Tuned In: Understanding the World of Polish Audio
#language & literature
default, A słuchowisko inaugurating the 2016 Jacek Kuroń Festival. Called 'Jutro Będzie Słońce' (Tomorrow There'll Be Sun), it was presented in the form of a s, center, festiwal-kuronia-2016-fot-tomasz-gzell-pap_20160528_1s7.jpg
Navigating the world of Polish audio productions can be a nightmare for the uninitiated. And what is this term ‘słuchowisko’ they keep using?
Take a quick scan of Polish podcasts on any platform or app out there, and you’ll soon find a strange hotch-potch of productions. While the world of podcasting is taking off throughout the English-speaking world, in Poland it is still very much in its infancy. Whether it’s ripped audio from computer gaming videos, money-saving advice or business-oriented productions, the choice is still pretty limited and overwhelmingly talk-based (Culture.pl’s own audio escapades have been English-language-based, so they don’t truly count as part of the Polish landscape – though you should check out Stories From The Eastern West and Unseen Soundwalks if you haven’t already…). Furthermore, even though radio stations now offer on-demand listening of previously-aired shows (and distribute them as ‘podcasts’ to get on the bandwagon), there is still little in the way of original podcast programming. Polskie Radio, the public broadcaster, has hinted that it is to provide direct-to-app content, but little so far has been done in this respect.
This all beggars belief when one takes into account the long history of broadcasting in Poland, particularly its rich documentaries which are still mostly confined to the radio. Yet it isn’t all doom and gloom in the audio world in Poland: despite the meagre toe-dipping when it comes to distribution, there are some truly creative productions out there if you dig a little bit deeper.
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In the search for interesting Polish sounds, sooner or later you come across what Poles call a ‘słuchowisko’. The word ‘słuch’ means hearing, so a słuchowisko could be construed as something analogous to ‘something to listen to’. And while the word is generally translated into English as a ‘radio play’, it is not necessarily inextricably linked to just this narrative (or audible) form. So what exactly is a słuchowisko? For one group of recipients, it is closely associated to the productions of the Polish Radio Theatre, which caters for the needs of the public broadcaster’s individual channels. Setting a benchmark for traditional radio plays, Polish Radio creates a natural environment for their creation. However, the first Polish radio play, made in the 1920s, differs from our preconception of what a typical radio play could be construed as.
‘The first Polish play which was written especially for radio, was a particularly noteworthy event. Unfortunately, we only have an anecdotal history of the Funeral of Kiejstut,’ says Krzysztof Sielicki from the Polish Radio Theatre. He goes on to explain:
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Using a fairly simple technique, radio artists in Vilnius recreated a kind of radio broadcast from the funeral of the legendary ruler of Lithuania. Microphones were placed in various places dotted around the city: on the river, in the studio, and the technical crew along with the actors and spectators went some way through the open air. Even nowadays, similar artistic events do not happen very often.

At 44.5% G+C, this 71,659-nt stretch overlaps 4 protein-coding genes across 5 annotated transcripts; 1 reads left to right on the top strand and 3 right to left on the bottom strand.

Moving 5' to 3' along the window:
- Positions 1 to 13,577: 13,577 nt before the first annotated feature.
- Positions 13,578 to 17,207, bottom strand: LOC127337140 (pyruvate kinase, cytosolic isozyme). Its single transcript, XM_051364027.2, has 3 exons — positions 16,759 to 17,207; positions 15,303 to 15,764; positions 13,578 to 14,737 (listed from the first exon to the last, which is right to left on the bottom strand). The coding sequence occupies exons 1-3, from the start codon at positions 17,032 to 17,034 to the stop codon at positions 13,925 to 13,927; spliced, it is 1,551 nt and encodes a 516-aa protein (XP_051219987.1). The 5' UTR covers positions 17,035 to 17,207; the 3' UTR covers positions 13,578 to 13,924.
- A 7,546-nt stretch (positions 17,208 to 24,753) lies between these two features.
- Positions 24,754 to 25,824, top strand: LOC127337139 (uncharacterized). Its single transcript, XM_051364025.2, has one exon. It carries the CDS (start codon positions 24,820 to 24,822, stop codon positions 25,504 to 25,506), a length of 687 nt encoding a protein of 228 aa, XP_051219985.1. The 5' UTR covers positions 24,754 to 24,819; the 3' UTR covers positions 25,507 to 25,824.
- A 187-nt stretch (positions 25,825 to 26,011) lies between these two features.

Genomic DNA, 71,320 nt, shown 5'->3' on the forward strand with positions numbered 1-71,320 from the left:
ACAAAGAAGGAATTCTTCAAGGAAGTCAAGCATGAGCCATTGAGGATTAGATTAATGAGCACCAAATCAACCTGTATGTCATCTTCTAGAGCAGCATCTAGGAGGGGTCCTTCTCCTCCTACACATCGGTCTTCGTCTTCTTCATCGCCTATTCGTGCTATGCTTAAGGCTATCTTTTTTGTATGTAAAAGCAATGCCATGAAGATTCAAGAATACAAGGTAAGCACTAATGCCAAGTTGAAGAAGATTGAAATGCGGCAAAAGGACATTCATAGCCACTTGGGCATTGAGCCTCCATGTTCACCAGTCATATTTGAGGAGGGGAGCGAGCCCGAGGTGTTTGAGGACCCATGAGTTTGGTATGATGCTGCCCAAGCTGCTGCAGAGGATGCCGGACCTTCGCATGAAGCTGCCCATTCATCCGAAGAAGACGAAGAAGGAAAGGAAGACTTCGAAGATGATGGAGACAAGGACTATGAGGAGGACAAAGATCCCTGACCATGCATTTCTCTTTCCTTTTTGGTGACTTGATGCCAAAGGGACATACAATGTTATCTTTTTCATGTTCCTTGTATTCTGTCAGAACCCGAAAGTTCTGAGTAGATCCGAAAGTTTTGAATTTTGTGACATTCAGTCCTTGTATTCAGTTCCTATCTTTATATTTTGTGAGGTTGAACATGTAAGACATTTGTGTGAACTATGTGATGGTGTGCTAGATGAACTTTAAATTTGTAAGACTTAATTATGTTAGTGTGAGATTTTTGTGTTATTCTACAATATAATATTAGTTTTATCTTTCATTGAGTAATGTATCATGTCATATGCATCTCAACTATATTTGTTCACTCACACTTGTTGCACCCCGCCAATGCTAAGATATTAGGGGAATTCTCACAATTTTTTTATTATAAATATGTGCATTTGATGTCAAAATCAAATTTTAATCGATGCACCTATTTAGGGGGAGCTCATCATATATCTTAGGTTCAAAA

It’s thanks to such ambitious approaches from sound directors of the Polish Radio Theatre that Polish radio plays are still winning awards. A key case in point is the 2013 Prix Europa award for the play Andy by Krzysztof Czeczot, masterfully mixed by Andrzej Brzoska in the Dolby Pro Logic II system. In the production, Czeczot combined his own script with the 1991 radio play Moskwa-Pietuszki.
For another group of listeners, a słuchowisko does not necessarily have to be associated with radio – after all, the creators of radio plays are increasingly able to go beyond a broadcasting context. However, as underlined by Anna Szamotuła, who has been associated with the Poznań University of Technology’s Radio Afera for over a decade, their production still remains a niche affair. Although Szamotuła is the author of radio plays and one of the organisers – along with Patryk Lichota and Maria Marcinkiewicz-Górna – of the Poznań Audio Festival back in 2016, she herself has a problem determining what the genre entails. Where does this problem come from? Well, for a start, with the ‘atomisation of distribution channels’ the number of słuchowisko genres has increased, with many forms abandoning linear narrative in favour of forms closer to sound art. Lichota explains:
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Today, the definition is actually becoming wider, and through the Poznań Audio Festival we wanted to bring it up to date while respecting some basic criteria. The very creation of the festival, at which we invite an audience to listen to radio plays together, broadens the definition. The very fact that we suggest, for example, a set of listening conditions, e.g. by inviting listeners/spectators to a scenographically prepared space (often a disused building or empty space), toying with its past and specific character. So a słuchowisko can also be an installation with a multi-channel audio system.
An example of this type of audio installation is Shell Shock by Tomasz Plata, scored by the avant-garde electronica outfit We Will Fail along with lighting by Wojciech Puś. Created as part of the New Plays project at the Theatre Institute, Shell Shock was also presented at the 2019 edition of the Audio Festival. Despite a ‘traditional’ narrative, which depicts the famed artists Władysław Strzemiński and Stanisław Ignacy Witkiewicz as veterans of the First World War experiencing a kind of post-traumatic stress disorder, Shell Shock is more like a modern art installation rather than a piece of audio that can be listened to on the metro on the way to work.
Documentary or radio play?
In recent years, a peculiar departure from traditional radio forms towards more experimental forms can be seen. A manifestation of this trend is the emergence of events such as the Poznań Audio Festival or the Sanatorium Dźwięku Festival in Sokołowsko, which draws its inspiration from sound art. Yet it’s not only at such gatherings that you’ll hear the opinion that radio has lost its ‘magic’. Rigid schedules and fossilised structures at Polish public radio stations are even viewed as unfavourable for creators who would otherwise be willing to make audio work specifically for ‘radio’ audiences.
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There are exceptions to the rule, with such works usually firmly placed in the category of radio documentary. Cases in point include the productions of the Polish Radio Documentary and Reportage Studio, as well as audio works by Agnieszka Czyżewska-Jacquemet or Monika Hemperek from Radio Lublin or Małgorzata Żerwe from Radio Gdańsk. These are just Polish examples, while other European countries are experiencing a renaissance of new radio and documentary forms. This can clearly be seen – and above all heard – at the Hearsay Festival in Ireland. It is in this small Irish mountain village that the most striking documentaries and audio works are heard, while their producers are often not public radio stations at all, but rather small production outfits or even individual artists.